National would amend six key areas to better balance environmental and economic interests and set a more flexible timetable for change in line with major trading partners.
Labour's climate change spokesman, Energy Minister David Parker, says it is important to get the economic signals out there to create a disincentive for emitters to exceed their existing emission levels.
Without such measures New Zealand could be up to $500 million worse off by 2012, representing many millions of tonnes of emissions. Mr Parker says it is estimated the scheme will cut economic growth by just 0.1 per cent in that time and stresses the system does not cause costs but minimises them.
The Green Party has already ruled out working with National, which it has criticised for trying to separate environmental issues from economic arguments, when the two go hand in hand.
It wants to see a Labour-led Government speed up the scheme's implementation.
Alastair Hercus, a Wellington partner in legal firm Buddle Findlay and public law consultant, has given legal advice on the emissions trading scheme to both the Government and private sector clients.
He says the key message that seems to be overlooked is that the country as a whole has an obligation to front up to the problem.
"As a country we have to pay - taxpayers and the people who emit."
Effective economic modelling is needed to show what options are most cost effective with the least damage to "NZ Inc" as a whole, rather than the least cost to the agricultural sector alone, he says.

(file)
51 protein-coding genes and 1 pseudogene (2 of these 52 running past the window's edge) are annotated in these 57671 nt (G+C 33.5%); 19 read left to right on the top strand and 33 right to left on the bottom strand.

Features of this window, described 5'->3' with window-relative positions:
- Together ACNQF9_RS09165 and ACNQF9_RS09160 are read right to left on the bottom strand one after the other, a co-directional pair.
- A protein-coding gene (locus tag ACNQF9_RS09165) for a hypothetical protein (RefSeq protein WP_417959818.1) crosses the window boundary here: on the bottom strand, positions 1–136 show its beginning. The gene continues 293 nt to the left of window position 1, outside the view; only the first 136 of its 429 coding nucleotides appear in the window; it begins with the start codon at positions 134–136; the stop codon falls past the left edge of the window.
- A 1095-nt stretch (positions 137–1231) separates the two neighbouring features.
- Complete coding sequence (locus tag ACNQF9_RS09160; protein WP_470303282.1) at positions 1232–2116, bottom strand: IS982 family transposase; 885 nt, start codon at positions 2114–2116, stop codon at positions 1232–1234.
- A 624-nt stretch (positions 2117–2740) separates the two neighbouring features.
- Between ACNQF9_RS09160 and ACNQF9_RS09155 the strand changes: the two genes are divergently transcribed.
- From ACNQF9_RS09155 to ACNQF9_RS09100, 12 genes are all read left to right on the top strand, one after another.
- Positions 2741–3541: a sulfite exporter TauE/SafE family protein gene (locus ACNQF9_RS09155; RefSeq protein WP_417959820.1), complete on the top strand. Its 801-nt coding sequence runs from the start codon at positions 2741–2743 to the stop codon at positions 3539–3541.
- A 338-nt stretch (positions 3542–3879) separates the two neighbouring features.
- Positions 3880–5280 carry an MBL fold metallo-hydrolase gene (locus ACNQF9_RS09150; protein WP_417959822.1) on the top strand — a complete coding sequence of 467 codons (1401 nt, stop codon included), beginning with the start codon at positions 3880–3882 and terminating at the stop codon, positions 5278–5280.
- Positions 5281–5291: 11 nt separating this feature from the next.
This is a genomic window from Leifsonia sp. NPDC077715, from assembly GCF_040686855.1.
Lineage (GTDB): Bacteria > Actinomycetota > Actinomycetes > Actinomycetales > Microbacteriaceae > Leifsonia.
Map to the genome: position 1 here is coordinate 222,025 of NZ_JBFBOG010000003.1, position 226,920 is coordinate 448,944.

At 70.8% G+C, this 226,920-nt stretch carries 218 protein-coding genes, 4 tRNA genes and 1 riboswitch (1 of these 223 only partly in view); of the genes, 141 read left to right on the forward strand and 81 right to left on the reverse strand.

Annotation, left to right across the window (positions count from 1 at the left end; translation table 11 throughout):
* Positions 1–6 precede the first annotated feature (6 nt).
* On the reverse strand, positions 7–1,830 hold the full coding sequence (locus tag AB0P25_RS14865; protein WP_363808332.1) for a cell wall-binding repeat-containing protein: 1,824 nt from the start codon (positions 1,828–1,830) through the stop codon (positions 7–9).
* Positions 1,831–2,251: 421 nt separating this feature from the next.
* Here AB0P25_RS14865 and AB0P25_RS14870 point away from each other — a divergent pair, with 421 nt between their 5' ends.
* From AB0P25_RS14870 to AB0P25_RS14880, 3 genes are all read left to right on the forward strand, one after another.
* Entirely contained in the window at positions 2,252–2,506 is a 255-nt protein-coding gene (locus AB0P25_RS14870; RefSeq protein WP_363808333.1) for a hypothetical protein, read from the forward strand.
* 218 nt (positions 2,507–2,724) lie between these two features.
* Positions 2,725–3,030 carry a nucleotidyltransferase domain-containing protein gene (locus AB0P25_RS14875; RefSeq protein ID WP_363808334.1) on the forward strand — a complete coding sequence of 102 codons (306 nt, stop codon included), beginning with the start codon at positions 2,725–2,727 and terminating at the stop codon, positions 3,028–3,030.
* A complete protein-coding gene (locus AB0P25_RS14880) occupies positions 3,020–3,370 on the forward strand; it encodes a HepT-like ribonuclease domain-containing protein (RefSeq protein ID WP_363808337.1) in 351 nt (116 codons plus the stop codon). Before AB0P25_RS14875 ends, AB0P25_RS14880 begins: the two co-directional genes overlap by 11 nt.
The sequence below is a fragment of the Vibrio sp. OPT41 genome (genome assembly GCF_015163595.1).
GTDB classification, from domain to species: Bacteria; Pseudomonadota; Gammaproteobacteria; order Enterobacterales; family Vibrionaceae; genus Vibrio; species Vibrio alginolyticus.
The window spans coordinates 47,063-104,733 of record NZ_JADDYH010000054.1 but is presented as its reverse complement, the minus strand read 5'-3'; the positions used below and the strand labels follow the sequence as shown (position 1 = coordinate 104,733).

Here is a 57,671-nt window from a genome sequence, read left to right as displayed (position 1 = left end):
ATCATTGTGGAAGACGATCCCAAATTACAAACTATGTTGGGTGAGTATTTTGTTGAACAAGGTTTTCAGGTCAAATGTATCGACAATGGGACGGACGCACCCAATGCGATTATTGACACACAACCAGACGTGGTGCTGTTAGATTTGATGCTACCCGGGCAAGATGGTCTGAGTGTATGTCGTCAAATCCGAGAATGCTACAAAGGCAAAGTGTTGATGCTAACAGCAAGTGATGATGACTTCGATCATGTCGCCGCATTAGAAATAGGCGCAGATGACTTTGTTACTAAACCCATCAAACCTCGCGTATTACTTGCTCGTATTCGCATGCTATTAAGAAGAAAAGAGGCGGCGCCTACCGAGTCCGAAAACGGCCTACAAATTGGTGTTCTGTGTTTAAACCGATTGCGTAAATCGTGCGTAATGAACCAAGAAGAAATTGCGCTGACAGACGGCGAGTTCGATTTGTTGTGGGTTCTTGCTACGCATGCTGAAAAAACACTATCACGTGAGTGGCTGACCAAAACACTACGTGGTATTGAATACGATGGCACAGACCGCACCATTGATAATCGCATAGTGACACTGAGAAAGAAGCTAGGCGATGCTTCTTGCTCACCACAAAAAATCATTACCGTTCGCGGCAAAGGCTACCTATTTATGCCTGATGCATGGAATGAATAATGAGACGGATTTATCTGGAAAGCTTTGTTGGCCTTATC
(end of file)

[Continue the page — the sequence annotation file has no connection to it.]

Mr Hercus says the point of the scheme is to increase the cost to people who emit carbon in order to change behaviour.
There are complex trade-offs, and problems for agriculture. It produces about half the country's emissions, yet science has not found a way of reducing methane emissions without cutting production.
WHAT IT MEANS
* The Emissions Trading SchemeUpholds commitments of zero increase in greenhouse gas emissions over 1990 levels by 2012.
* Shifts responsibility from taxpayers to polluters.
* Mostly targets oil and power industries who likely pass costs to consumers.
* Those who breach emissions have to buy credits.
* Electricity comes in 2010, transport by 2011 and agriculture gradually from 2013.
* Cost to country depends on price of carbon credits on international market.
IN A NUTSHELL
Should New Zealand aim to be a world leader in its action on climate change?
LABOUR LEADER HELEN CLARK
We are absolutely determined that as our country led with pride on being nuclear-free, led with pride on votes for women, led on social security, we will be prepared to lead on this. Whoever wanted to be a fast follower? Our country is better than that.
NATIONAL LEADER JOHN KEY
I don't think New Zealand should be a world leader or carbon neutral because that will cost our economy jobs, will export jobs ... at a time when we can least afford it.
GREEN CO-LEADER JEANETTE FITZSIMONS
New Zealand needs to lead to prevent the worst effects of climate change. The ETS (Emissions Trading Scheme) is a just a first step and needs to be followed by emission reduction work through regulation and community behaviour change, and renewed efforts at an international level.